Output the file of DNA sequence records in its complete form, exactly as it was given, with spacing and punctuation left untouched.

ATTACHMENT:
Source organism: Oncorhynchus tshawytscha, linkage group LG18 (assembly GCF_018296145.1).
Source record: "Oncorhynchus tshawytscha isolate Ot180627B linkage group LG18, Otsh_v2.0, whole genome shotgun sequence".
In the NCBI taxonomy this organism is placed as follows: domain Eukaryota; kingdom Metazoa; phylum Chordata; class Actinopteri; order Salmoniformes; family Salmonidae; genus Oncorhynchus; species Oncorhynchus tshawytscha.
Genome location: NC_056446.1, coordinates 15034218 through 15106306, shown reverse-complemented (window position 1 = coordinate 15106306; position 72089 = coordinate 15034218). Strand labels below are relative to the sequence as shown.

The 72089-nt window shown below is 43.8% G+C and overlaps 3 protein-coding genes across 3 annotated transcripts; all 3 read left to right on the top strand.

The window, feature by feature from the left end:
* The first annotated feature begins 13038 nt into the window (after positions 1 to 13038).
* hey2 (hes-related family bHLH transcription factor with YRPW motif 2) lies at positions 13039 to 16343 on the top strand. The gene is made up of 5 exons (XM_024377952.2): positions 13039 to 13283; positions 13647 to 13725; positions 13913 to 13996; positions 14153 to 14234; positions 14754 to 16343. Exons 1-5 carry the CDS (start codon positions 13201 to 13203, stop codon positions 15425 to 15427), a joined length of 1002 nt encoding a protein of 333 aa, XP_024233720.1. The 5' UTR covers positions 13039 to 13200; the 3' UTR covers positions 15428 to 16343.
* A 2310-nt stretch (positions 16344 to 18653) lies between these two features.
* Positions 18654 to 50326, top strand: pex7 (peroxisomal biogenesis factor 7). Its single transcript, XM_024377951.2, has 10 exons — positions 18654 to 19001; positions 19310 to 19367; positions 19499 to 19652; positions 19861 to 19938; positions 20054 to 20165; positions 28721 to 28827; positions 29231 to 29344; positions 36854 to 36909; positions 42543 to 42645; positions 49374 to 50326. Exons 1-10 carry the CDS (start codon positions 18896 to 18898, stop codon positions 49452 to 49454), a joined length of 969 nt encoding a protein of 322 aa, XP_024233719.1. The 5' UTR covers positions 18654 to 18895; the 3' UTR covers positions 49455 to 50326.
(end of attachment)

Source organism: Oncorhynchus tshawytscha, linkage group LG18 (assembly GCF_018296145.1).
Source record: "Oncorhynchus tshawytscha isolate Ot180627B linkage group LG18, Otsh_v2.0, whole genome shotgun sequence".
In the NCBI taxonomy this organism is placed as follows: domain Eukaryota; kingdom Metazoa; phylum Chordata; class Actinopteri; order Salmoniformes; family Salmonidae; genus Oncorhynchus; species Oncorhynchus tshawytscha.
Genome location: NC_056446.1, coordinates 15034218 through 15106306, shown reverse-complemented (window position 1 = coordinate 15106306; position 72089 = coordinate 15034218). Strand labels below are relative to the sequence as shown.

The 72089-nt window shown below is 43.8% G+C and overlaps 3 protein-coding genes across 3 annotated transcripts; all 3 read left to right on the top strand.

The window, feature by feature from the left end:
* The first annotated feature begins 13038 nt into the window (after positions 1 to 13038).
* hey2 (hes-related family bHLH transcription factor with YRPW motif 2) lies at positions 13039 to 16343 on the top strand. The gene is made up of 5 exons (XM_024377952.2): positions 13039 to 13283; positions 13647 to 13725; positions 13913 to 13996; positions 14153 to 14234; positions 14754 to 16343. Exons 1-5 carry the CDS (start codon positions 13201 to 13203, stop codon positions 15425 to 15427), a joined length of 1002 nt encoding a protein of 333 aa, XP_024233720.1. The 5' UTR covers positions 13039 to 13200; the 3' UTR covers positions 15428 to 16343.
* A 2310-nt stretch (positions 16344 to 18653) lies between these two features.
* Positions 18654 to 50326, top strand: pex7 (peroxisomal biogenesis factor 7). Its single transcript, XM_024377951.2, has 10 exons — positions 18654 to 19001; positions 19310 to 19367; positions 19499 to 19652; positions 19861 to 19938; positions 20054 to 20165; positions 28721 to 28827; positions 29231 to 29344; positions 36854 to 36909; positions 42543 to 42645; positions 49374 to 50326. Exons 1-10 carry the CDS (start codon positions 18896 to 18898, stop codon positions 49452 to 49454), a joined length of 969 nt encoding a protein of 322 aa, XP_024233719.1. The 5' UTR covers positions 18654 to 18895; the 3' UTR covers positions 49455 to 50326.